Multilateral Development Banks fail to deliver on joint Paris Alignment promise at COP25
Madrid, Spain — Yesterday at COP25 the nine multilateral development banks (MDBs) provided a public update on their joint commitment to Paris Alignment. Though the group of banks first committed to a process to align their financial flows with a 1.5°C pathway in 2017, yesterday’s announcement provided few new details. The group of public banks — which includes the World Bank, the Asian Development Bank, and the Inter-American Development Bank among others — indicated full implementation of their framework will not occur until 2023-2024 and did not include anticipated criteria for determining whether projects are Paris-aligned.
In response, members of the Big Shift Global Coalition provided the following statements:
“Yesterday’s announcement reinforced the message that MDBs are not on track to deliver on Paris Alignment,” said Bronwen Tucker, Analyst at Oil Change International, “The presentation was window-dressing that reiterated elements of this process that have already been announced and gave examples of standards they will ‘consider’ adhering to.”
“As public banks with a mandate for sustainable development, these institutions should be leading the charge and providing clear signals to private finance institutions that we can no longer afford to fund oil, gas, and coal projects. The MDBs must also be playing a leadership role in supporting countries to make progress on decarbonisation, adaptation, and resilience.”
“This year has seen individual examples of leadership among MDBs — including the European Investment Bank (EIB) commitment to phase out lending to fossil fuel projects — that have built on past commitments to phase out lending for some categories of high carbon projects,” said Dr. Alejandro Gonzalez Fernandez, Climate Change Advisor at Christian Aid, “But MDBs have continued to finance billions in fossil fuel projects every year at the expense of distributed renewable energy for communities who need it most.”
“Civil society is calling on the MDBs to redouble their efforts and to meet and exceed the EIB’s lead in committing to phase out finance for all fossil fuels. In particular, we call on MDBs to jointly commit to end support for oil, gas, and coal by the end of 2020, rapidly scale up investments in renewables and energy access, and undertake transparent reporting on finance levels and portfolio emissions.”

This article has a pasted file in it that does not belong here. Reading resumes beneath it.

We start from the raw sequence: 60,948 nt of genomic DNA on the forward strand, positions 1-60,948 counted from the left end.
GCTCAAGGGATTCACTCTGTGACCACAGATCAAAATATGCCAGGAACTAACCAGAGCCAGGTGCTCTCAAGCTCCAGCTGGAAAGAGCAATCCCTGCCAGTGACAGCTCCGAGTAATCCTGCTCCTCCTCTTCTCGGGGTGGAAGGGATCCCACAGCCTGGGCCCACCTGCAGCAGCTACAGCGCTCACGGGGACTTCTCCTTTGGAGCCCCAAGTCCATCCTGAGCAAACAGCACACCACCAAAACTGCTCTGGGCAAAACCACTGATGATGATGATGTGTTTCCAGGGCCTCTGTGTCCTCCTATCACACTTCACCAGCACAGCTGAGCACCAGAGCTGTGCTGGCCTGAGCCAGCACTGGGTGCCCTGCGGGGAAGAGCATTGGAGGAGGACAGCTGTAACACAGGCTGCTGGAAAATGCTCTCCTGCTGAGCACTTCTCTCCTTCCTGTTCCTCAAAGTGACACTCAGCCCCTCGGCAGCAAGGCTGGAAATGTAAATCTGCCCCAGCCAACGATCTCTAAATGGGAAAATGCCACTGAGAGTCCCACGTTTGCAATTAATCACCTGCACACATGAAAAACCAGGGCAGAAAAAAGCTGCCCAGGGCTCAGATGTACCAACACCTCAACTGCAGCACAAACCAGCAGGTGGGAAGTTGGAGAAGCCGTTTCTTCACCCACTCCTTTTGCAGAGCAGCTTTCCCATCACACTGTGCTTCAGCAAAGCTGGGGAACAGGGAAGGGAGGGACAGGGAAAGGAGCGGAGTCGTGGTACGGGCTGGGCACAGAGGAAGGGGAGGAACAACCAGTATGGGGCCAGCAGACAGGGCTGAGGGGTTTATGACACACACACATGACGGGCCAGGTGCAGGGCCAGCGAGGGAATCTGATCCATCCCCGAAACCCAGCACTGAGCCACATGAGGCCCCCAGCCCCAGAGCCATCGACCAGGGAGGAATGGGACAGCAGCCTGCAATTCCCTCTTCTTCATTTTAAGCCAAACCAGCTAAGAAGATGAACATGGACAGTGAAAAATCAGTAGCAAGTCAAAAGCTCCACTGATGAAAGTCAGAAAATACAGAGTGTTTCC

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- The Big Shift Global Coalition is made up of forty civil society organizations calling for an end to public financing of fossil fuels and a shift to investing in sustainable, renewable energy to provide energy access for all. The coalition laid out expectations for the Joint MDB Paris Alignment process in a letter to MDB presidents with six expectations from the Big Shift Global Coalition here.
- The nine MDBs are the African Development Bank Group, the Asian Development Bank, the Asian Infrastructure Investment Bank, the European Bank for Reconstruction and Development, the European Investment Bank, the Inter-American Development Bank Group, the Islamic Development Bank, the New Development Bank, and the World Bank Group (World Bank, IFC, MIGA).
- The MDBs first committed to Paris Alignment alongside the International Development Finance Club at the One Planet Summit in 2017. The following year, at COP24, the MDBs reiterated this pledge and announced six building blocks for Paris Alignment. Finally, earlier this year, at the UN Climate Action Summit in New York, they promised to present a detailed approach, joint tools, and a report on their progress at COP25. They also promised to present ‘a new transparency framework to report on both the impact of each MDB’s activities and how these are helping clients meet and exceed commitments they have made,’ and to share ‘principles that can help our public and private sector clients design and implement long-term low GHG emissions and climate-resilient strategies that grow in ambition over time.’
- Copies of the key slides used in the MDB presentation are available upon request.